Tips for Designing a Dining Room Layout

Your dining room should provide a comfortable and pleasant place to enjoy meals and spend time with family and friends. When you’re building a custom home, it’s important to know how to choose the best layout for this room. A poorly designed dining room could cause you to get much less use out of this room over the years. Consider the following tips when you’re deciding on a layout for your dining room.

Consider the Size of the Room

The ideal layout for your dining room depends on its size. You’ll have more layout options when you have a larger dining room, since you’ll have more space to work with. For a smaller dining room, you’ll need to make careful decisions for an optimal layout that provides enough space for a table, chairs and other furniture, along with room to walk around. Depending on how much space you have, you might have room for additional items, such as a sideboard or hutch, which could affect your layout options.

Plan for Space Around Furniture

You don’t want to end up with a dining room that makes it hard for people to sit down at the table, stand up and walk around. While choosing a dining room layout, keep space and foot traffic in mind. Your dining room should provide room around the table and chairs and clear paths to doorways. Keep in mind that you should have a few feet of space between the chairs and walls for people to move around.

Determine Locations for Doorways

Where should you place doors and windows in your dining room? As you work on the layout for this room, try to have doorways placed in an area that people can easily get to. Depending on your floor plan, you might have a doorway on opposite sides of the room to allow people on both sides of the table to get in and out without having any trouble. If your kitchen is next to the dining room, place a doorway between these rooms if possible. This allows you to carry dishes to and from the dining room without having to walk far.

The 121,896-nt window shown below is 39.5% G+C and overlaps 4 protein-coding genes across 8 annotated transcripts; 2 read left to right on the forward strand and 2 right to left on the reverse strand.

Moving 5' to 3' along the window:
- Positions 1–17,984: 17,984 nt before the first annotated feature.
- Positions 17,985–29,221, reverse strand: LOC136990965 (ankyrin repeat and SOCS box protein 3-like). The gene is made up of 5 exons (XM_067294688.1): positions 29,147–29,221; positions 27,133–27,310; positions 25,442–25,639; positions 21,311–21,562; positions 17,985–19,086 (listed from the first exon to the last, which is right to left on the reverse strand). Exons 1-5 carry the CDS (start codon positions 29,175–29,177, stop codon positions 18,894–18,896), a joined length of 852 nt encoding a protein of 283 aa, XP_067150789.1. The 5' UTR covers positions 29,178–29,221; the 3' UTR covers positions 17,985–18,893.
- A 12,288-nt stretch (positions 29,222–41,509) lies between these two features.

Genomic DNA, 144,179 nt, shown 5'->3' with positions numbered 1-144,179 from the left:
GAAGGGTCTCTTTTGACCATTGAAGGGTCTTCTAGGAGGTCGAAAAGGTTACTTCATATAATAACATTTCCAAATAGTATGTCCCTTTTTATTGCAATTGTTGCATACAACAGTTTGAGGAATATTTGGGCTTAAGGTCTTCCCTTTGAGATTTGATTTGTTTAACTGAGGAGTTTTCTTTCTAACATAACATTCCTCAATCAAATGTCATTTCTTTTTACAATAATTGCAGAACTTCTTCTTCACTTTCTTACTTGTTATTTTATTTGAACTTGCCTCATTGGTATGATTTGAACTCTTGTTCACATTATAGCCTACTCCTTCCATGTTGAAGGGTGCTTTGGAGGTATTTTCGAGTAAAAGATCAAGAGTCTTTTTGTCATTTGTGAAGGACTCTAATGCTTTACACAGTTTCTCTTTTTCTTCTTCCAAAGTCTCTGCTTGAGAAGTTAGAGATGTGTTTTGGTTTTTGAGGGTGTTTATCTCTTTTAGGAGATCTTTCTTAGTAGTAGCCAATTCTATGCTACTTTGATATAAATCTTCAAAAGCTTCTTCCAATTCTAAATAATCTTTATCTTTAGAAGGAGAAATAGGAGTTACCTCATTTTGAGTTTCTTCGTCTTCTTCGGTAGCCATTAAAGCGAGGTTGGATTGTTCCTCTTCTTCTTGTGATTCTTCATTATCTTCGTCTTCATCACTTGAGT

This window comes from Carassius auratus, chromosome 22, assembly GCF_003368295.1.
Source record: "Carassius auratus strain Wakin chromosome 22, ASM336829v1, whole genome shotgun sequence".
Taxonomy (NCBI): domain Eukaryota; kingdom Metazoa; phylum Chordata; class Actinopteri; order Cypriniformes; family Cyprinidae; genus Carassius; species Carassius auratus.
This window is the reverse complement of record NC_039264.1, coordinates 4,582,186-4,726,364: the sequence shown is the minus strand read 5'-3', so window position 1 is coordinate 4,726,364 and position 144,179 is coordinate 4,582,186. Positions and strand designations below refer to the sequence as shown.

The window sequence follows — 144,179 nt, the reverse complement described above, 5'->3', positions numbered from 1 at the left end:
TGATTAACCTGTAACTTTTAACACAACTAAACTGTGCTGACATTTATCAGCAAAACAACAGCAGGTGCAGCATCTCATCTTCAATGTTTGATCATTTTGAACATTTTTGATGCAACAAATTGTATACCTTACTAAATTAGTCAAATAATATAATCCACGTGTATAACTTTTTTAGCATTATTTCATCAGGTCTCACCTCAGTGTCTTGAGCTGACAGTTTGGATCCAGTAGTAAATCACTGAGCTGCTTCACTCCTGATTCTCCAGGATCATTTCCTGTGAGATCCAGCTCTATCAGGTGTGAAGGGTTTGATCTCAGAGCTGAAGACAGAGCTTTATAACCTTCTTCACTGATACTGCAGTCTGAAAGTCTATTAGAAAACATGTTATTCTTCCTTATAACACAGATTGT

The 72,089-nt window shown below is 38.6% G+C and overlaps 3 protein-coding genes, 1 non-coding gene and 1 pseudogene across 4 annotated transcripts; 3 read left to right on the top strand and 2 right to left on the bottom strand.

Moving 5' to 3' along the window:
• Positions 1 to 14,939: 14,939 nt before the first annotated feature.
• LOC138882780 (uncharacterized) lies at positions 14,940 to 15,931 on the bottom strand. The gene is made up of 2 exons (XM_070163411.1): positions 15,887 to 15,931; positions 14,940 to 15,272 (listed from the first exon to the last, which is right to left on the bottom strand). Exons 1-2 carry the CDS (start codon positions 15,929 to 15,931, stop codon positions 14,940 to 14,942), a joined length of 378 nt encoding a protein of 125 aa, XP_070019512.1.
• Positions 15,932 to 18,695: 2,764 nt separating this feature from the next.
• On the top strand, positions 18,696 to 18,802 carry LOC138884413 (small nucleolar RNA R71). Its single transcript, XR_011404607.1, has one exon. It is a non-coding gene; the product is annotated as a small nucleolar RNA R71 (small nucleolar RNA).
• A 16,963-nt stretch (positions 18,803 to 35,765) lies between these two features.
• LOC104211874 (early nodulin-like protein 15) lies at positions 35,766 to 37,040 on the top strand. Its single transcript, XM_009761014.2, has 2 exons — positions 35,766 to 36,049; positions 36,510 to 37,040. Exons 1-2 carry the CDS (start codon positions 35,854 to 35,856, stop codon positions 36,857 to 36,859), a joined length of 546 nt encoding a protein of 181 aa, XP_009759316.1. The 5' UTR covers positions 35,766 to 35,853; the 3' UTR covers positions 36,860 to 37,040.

Add Windows for Light

While most dining rooms have a light fixture over the table area, windows are important for providing natural light. Depending on how bright you want your dining room to be, you might put large windows on more than one wall or a moderate-sized window on one wall. Windows take up wall space, which you should keep in mind if you plan to put sideboards, hutches or similar items along walls.

Think About Storage

Dining rooms don’t always have storage, but it can be helpful to include it in your layout. While you don’t have to leave room for a closet in a dining room, include an area of built-in shelving or a built-in cabinet for storage. You can store plates, place settings, utensils and other items in these for easy access when you need to set the table. Make sure you’ll still have enough room around your table and chairs for people to move around if you’re adding storage.

How to DIY your windows for this winter season

Planning for the cold weather months saves homeowners time and money. The financial savings involve reducing drafts and the energy losses, causing your bill to decline. These rank among the do-it-yourself home insulation strategies worth considering.

1: Address screen doors

Many storm doors come with sliding glass panes and a screen option to allow fresh air to flow into the home. These products appear reasonably secure against drafts with the glass lowered. But that’s not necessarily the case.

Storm doors typically are not installed with preventing air leaks in mind. One DIY way to improve them is by applying plastic insulation around the pane-screen system. Homeowners can use the same inexpensive plastic shrink-wrap kits used to cover windows.

2: Add insulation to attics

A home’s attic ranks among one of the largest areas for heat loss because the heat from the lower levels rises to the attick. So, your furnace may be triggered early and often. Even if your attic has reasonably sound insulation, consider adding a little extra where heat loss is likely to happen.

3: Permanently winterize windows

The plastic shrink-wrap kits sold in stores are a yearly renewal commitment. However, there is an alternative to performing this task and spending the extra money each winter. If outdated and inefficient windows cause cold air leaks, replacing them may be worth considering. But if the drafts seep through the casing surrounding the window, you may be able to eliminate the cold air inexpensively.

Consider removing the interior lumber surrounding the window without damaging the walls. Once removed, inspect the space inside the wall to see if it has secure insulation. If not, deploy an insulation product best suited to solve the issue. A wide range of reasonably-priced spray foam and loose fiber products can solve the problem.

Although winter chills will bring higher utility bills, homeowners can minimize costs with improved insulation. The root cause of energy waste revolves around cold air leaks. These and other DIY efforts can prevent unnecessary expenses.